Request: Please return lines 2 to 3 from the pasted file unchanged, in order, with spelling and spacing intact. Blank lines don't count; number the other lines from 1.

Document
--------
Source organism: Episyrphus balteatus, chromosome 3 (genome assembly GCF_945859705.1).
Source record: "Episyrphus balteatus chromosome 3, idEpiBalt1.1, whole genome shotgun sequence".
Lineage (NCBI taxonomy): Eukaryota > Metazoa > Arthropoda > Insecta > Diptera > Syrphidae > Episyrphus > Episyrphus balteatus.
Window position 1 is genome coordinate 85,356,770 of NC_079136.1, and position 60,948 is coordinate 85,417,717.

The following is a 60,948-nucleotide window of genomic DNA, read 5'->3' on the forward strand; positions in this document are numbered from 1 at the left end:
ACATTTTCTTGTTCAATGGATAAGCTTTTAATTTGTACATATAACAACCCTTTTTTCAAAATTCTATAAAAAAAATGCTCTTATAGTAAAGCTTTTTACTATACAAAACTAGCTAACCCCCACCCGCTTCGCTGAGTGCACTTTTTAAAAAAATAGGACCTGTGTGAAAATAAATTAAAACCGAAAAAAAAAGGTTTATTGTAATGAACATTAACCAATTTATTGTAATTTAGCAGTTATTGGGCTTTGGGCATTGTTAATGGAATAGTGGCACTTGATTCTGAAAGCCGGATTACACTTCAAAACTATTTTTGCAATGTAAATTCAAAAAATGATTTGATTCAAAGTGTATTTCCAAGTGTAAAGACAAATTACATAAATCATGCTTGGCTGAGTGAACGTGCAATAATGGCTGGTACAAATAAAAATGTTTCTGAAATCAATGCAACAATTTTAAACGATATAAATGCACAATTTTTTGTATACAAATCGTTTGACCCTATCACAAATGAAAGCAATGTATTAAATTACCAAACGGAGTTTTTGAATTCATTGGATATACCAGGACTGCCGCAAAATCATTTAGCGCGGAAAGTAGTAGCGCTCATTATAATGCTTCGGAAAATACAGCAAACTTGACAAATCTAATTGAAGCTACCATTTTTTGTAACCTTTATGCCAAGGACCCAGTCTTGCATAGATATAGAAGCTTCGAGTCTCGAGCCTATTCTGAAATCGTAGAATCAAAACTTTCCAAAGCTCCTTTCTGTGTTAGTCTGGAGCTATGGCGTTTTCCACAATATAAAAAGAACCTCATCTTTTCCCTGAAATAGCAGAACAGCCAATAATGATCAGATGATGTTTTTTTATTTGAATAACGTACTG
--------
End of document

Source record: "Episyrphus balteatus chromosome 3, idEpiBalt1.1, whole genome shotgun sequence".
Lineage (NCBI taxonomy): Eukaryota > Metazoa > Arthropoda > Insecta > Diptera > Syrphidae > Episyrphus > Episyrphus balteatus.